Elizabeth Township commissioners consider restrictions on themselves
Elizabeth Township commissioners are looking into two measures that could negate potential conflicts of interest among themselves.
During a workshop meeting on Monday, commissioner Claire Bryce asked to amend a motion previously made by commissioner Joanne Beckowitz that would restrict any commissioner from being appointed to a township authority, board or commission until a year after the end of his or her elective term.
“At the last meeting, we talked about not having people be appointed to boards until a year after they've been removed and I'm all for that,” said Bryce. “But I think we need to make a motion that we should not as members of the board have any relatives on any of these other boards, either.”
Beckowitz agreed with the addition and took it a step further, suggesting that the motion dictate that no relatives of board members should be eligible for employment positions with the township.
Commissioners are expected to vote on the amended motion in October.
In addition, commissioner Chris Evans made a motion for the township solicitor to investigate the procedure to implement a limit of two four-year terms for commissioners.
“There are term limits for the president of the United States. Why not here?” said Evans. “Why should someone be a commissioner for 30 or 40 years? I think that's ridiculous. This would give more people the opportunity to run for office.”
The consensus of the board was to look further into the issue and commissioners instructed Solicitor Matthew Racunas to report back with findings on the legality of the potential change.
Tim Karan is a staff writer for Trib Total Media. He can be reached at 412-664-9161, ext. 1970, or email@example.com.
TribLive commenting policy
You are solely responsible for your comments and by using TribLive.com you agree to our Terms of Service.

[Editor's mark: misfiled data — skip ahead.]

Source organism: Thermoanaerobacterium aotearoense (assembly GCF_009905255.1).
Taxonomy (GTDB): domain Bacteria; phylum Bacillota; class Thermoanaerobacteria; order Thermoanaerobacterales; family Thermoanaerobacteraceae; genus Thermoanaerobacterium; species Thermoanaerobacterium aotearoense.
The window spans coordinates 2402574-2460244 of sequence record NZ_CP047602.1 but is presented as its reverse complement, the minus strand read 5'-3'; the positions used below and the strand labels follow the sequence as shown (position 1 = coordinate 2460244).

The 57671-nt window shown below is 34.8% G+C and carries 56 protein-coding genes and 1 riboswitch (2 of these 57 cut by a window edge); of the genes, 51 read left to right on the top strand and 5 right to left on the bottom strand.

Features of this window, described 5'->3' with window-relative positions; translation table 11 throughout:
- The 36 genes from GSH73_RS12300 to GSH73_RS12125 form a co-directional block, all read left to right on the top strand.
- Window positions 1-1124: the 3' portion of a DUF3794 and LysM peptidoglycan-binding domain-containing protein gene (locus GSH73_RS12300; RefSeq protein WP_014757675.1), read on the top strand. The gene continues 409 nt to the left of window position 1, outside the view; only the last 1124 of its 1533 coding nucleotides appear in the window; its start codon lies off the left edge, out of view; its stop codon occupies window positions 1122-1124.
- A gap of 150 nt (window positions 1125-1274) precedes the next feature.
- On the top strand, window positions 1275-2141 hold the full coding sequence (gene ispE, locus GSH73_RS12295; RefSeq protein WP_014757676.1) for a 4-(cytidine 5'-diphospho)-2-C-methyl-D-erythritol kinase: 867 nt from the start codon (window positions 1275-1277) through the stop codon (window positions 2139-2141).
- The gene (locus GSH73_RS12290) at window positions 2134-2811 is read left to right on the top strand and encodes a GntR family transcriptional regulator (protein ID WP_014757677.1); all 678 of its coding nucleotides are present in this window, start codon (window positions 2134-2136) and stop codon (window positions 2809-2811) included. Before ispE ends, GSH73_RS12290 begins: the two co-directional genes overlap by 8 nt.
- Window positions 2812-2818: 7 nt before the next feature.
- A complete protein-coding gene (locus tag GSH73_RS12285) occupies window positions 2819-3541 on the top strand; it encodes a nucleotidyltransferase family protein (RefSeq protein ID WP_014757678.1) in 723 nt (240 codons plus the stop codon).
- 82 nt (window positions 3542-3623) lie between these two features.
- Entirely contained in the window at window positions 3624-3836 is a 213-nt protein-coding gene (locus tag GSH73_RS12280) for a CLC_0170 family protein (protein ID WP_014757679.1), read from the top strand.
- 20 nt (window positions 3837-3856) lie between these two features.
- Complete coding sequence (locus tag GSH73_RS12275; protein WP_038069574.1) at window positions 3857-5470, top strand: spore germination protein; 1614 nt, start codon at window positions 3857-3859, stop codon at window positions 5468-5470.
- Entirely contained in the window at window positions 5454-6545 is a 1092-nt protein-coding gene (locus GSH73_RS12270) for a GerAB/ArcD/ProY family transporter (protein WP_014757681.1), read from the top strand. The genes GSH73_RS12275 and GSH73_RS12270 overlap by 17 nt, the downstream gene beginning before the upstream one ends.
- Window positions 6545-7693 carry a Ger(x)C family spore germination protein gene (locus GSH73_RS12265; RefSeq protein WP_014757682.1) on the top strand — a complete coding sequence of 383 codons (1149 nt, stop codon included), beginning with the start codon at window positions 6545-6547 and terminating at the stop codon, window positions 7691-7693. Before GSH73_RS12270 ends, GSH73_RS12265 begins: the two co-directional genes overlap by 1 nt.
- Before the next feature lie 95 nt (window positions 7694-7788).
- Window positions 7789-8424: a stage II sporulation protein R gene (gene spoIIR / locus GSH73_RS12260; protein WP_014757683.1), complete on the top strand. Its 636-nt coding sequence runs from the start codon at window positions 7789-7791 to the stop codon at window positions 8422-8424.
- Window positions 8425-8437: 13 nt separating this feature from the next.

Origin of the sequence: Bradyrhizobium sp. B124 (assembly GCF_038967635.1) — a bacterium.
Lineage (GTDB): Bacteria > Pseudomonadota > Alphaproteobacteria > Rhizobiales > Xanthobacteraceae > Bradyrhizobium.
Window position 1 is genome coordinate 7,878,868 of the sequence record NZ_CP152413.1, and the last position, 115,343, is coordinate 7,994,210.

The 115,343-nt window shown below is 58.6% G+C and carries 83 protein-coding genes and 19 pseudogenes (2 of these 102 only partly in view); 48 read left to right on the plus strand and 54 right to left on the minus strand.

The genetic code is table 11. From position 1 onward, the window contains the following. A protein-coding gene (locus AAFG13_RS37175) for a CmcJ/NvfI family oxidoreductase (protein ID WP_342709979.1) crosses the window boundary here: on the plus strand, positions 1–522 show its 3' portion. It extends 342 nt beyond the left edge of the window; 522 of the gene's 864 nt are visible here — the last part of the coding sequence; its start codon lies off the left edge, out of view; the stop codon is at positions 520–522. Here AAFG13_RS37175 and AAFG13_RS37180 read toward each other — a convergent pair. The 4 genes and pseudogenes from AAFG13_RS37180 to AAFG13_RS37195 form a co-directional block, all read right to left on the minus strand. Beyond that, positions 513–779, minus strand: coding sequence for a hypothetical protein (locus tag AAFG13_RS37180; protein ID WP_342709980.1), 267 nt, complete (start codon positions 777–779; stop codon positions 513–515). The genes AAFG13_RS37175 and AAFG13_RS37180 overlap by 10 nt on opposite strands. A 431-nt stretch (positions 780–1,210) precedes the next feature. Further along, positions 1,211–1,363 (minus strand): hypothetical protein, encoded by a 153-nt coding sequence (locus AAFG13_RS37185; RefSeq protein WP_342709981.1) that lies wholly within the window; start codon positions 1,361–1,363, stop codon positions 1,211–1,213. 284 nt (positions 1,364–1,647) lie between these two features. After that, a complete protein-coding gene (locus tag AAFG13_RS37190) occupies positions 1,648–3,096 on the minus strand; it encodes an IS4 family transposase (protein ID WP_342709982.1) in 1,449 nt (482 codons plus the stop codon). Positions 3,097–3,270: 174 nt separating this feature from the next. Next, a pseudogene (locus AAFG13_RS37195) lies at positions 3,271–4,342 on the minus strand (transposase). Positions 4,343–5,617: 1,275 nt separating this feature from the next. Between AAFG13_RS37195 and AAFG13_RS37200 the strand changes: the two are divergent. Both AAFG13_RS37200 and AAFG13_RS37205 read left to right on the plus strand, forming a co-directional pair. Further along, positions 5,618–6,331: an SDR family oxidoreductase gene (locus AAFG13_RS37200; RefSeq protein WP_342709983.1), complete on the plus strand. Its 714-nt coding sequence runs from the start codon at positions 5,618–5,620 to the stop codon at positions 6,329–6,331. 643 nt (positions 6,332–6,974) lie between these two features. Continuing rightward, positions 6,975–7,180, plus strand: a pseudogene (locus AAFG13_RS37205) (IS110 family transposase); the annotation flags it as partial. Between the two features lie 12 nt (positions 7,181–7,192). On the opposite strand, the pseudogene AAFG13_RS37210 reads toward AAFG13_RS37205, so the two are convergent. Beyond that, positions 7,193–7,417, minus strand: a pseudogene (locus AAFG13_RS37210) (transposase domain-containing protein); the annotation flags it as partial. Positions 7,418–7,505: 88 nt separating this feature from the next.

We moderate comments. Our goal is to provide substantive commentary for a general readership. By screening submissions, we provide a space where readers can share intelligent and informed commentary that enhances the quality of our news and information.
While most comments will be posted if they are on-topic and not abusive, moderating decisions are subjective. We will make them as carefully and consistently as we can. Because of the volume of reader comments, we cannot review individual moderation decisions with readers.
We value thoughtful comments representing a range of views that make their point quickly and politely. We make an effort to protect discussions from repeated comments â either by the same reader or different readers.
We follow the same standards for taste as the daily newspaper. A few things we won't tolerate: personal attacks, obscenity, vulgarity, profanity (including expletives and letters followed by dashes), commercial promotion, impersonations, incoherence, proselytizing and SHOUTING. Don't include URLs to Web sites.
We do not edit comments. They are either approved or deleted. We reserve the right to edit a comment that is quoted or excerpted in an article. In this case, we may fix spelling and punctuation.
We welcome strong opinions and criticism of our work, but we don't want comments to become bogged down with discussions of our policies and we will moderate accordingly.
We appreciate it when readers and people quoted in articles or blog posts point out errors of fact or emphasis and will investigate all assertions. But these suggestions should be sent via e-mail. To avoid distracting other readers, we won't publish comments that suggest a correction. Instead, corrections will be made in a blog post or in an article.